Canada Mortgage Debt Growth Slows Amid Rising Homeowner Financial Strain CMHC Reports


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The Canada Mortgage and Housing Corporation (CMHC) reports that Canada's residential mortgage debt reached $2.16 trillion in February, a 3.4 percent increase from the previous year, marking the slowest growth in 23 years. This sluggish growth is attributed to higher mortgage costs and uncertainty about potential changes in the Bank of Canada’s interest rate, which have slowed home sales and prices in many regions.

Despite the slowdown, CMHC anticipates a rebound in mortgage growth due to expected declines in mortgage rates, coupled with strong population growth and rising disposable incomes. This optimistic outlook suggests that higher home sales and prices may be on the horizon, potentially ending the current period of slow mortgage debt growth.

However, financial strain among homeowners is rising, with an increase in mortgage delinquency rates for the first time since the pandemic. The national delinquency rate rose to 0.17 percent in the last quarter of 2023 from 0.14 percent in the third quarter of 2022, indicating that some households are exhausting their financial buffers. CMHC’s deputy chief economist, Tania Bourassa-Ochoa, emphasizes the growing concern over household debt vulnerability, highlighting the need for vigilance among policymakers and the financial sector to mitigate risks to the financial industry and the broader economy.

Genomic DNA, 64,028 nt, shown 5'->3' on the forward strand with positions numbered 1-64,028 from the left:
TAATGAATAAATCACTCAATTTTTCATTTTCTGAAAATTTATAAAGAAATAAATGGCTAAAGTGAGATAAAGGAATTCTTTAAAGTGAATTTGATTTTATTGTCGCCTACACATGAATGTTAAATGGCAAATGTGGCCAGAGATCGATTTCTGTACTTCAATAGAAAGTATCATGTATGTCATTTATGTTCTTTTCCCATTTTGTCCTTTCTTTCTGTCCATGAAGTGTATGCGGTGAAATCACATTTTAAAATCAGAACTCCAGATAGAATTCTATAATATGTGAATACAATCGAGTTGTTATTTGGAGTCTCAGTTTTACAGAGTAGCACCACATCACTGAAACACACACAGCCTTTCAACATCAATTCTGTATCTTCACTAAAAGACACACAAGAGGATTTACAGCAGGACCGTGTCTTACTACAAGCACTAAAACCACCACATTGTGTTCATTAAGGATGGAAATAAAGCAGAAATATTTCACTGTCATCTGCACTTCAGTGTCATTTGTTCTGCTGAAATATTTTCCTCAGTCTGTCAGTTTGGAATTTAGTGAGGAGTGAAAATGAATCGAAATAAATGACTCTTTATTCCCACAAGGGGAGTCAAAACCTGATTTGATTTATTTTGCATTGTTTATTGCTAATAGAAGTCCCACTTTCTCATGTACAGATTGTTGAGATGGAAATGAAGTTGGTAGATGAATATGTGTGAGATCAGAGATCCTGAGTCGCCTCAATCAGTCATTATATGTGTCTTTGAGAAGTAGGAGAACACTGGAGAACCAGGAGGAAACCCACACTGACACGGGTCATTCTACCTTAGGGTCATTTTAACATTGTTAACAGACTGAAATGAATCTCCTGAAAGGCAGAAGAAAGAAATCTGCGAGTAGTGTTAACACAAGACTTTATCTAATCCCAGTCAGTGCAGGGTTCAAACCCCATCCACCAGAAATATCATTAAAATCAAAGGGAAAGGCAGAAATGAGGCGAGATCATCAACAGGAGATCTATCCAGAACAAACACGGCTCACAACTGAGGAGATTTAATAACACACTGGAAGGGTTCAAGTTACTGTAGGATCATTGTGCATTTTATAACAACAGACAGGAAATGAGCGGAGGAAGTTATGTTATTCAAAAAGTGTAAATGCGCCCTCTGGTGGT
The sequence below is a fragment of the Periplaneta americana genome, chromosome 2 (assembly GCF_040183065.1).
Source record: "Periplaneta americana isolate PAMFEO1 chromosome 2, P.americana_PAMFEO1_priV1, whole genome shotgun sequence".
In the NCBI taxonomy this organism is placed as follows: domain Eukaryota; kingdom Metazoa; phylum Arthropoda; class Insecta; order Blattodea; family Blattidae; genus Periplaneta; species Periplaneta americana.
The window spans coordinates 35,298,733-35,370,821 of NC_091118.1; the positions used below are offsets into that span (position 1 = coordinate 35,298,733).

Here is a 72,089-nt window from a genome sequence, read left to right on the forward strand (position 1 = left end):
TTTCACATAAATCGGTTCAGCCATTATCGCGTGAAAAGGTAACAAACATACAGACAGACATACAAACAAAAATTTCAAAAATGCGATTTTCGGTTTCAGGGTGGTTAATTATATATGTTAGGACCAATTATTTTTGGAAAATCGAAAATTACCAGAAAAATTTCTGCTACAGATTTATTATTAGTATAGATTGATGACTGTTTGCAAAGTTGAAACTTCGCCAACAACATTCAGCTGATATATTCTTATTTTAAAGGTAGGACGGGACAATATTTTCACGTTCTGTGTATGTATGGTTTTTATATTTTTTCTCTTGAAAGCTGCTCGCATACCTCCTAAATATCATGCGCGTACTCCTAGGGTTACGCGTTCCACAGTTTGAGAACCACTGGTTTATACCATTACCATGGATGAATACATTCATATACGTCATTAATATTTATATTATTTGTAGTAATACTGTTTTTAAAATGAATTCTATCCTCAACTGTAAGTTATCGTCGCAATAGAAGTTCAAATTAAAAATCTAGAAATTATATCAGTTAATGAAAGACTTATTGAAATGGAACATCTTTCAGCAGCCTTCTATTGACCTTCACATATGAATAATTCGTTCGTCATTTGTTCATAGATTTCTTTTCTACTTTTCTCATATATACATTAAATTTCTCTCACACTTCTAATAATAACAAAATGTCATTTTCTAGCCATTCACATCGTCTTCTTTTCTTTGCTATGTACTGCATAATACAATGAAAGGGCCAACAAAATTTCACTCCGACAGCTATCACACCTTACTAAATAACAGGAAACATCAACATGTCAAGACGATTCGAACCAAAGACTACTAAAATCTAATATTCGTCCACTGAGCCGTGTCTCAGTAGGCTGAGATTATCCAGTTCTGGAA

Read the full article on: REAL ESTATE MAGAZINE